# O(n*log2(n)) time and O(1) space

• The value space `S` is `{1,2,3..n}`. Our array `nums` has cardinality `n+1`, so by the pigeonhole principle we must have at least one duplicate.

This solution is inspired on binary search. We're going to look at log2(n) order statistics of `S`, starting with the expected median and then recursing left or right.

In `S`, given median `m`, we have `m` values smaller than or equal to `m` and `m - 1` values bigger than `m`. In `nums` we have a single value `v` that is repeated twice or more. By definition, either `v <= m` or `v > m`. So in `nums` we'll either have more than `m` values smaller than or equal to `m`, or more than `m - 1` values greater than `m`. We can apply this recursively.

For example, for `S = {1,2,3,4,5}` and `nums = [3, 2, 4, 4, 1, 5]`:

``````median = 3
3 items are smaller than or equal to 3 (as in S)
3 items are greater than 3 (one more than in S)
``````

in `S` we have 2 values `> 3`, in `m` we have 3. The repeated value will be on the right. Now we recurse:

``````Next order statistic = (3 + 5) / 2 = 4
5 items are smaller than or equal to 4 (one more than in S)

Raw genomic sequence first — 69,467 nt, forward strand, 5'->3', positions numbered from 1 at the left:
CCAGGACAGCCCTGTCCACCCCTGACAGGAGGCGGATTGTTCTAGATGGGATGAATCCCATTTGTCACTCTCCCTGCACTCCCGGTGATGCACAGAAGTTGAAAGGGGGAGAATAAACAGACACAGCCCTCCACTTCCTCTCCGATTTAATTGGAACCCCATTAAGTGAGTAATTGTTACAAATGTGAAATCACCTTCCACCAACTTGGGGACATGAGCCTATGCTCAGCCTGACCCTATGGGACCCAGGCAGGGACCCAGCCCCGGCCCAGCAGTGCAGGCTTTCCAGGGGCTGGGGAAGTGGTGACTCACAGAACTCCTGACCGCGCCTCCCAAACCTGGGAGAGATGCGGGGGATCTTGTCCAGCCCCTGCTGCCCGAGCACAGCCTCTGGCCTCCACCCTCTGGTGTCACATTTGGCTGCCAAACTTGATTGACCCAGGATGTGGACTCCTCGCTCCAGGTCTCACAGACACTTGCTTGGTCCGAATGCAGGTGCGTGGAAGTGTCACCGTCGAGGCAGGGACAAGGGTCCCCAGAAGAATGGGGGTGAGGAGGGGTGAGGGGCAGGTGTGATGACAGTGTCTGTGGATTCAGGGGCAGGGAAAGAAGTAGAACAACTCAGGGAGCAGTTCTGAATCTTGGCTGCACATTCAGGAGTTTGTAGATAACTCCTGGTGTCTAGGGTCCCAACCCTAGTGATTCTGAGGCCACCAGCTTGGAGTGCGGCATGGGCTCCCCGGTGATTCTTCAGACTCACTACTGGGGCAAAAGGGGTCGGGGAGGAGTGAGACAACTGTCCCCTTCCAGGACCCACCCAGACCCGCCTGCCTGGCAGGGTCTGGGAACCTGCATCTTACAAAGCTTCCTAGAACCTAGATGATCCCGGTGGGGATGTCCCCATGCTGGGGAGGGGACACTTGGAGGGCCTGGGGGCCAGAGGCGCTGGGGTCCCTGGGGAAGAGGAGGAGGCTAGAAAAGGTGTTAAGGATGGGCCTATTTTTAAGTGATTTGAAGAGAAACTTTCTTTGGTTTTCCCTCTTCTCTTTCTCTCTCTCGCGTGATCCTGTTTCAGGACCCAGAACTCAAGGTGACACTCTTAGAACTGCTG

1 item is greater than 4 (as in S)
``````

We can't recurse any further, because there is no more value between 3 and 4 in `S`. Therefor, the current value of `m` must be the repeated value `v`.

In code:

``````class Solution(object):
def findDuplicate(self, nums):
"""
:type nums: List[int]
:rtype: int
"""
l, h, m = 0, len(nums) - 1, len(nums) >> 1
while h - l > 1:
if sum(1 for i in nums if i <= m) > m:
h = m
else:
l = m
m = (h + l + 1) >> 1
return m
``````

This ran in 64ms, has time complexity O(n*log2(n)) and space complexity O(1) (I'm not nitpicking about Python versions; I assume the comprehension in `sum` to be a generator). I saw the cycle detection solution as posted earlier, which is faster and really very elegant. But if it took Knuth 24 hours to come up with a O(n) solution, I'm not feeling bad about coming up with this O(nlogn) cutie :-)

• If n is even then numbers greater than the median will be m (not m-1), for example for 1,2,3,4 - The median is 2 and numbers greater than 2 are 2 (3 and 4)

• Actually, the median of an even number of values is usually defined as the mean of the middle two. I need an order statistic here though, and I use the higher of the two middle values for convenience (because (n+1) >> 1 evaluates to the middle element if n is uneven).

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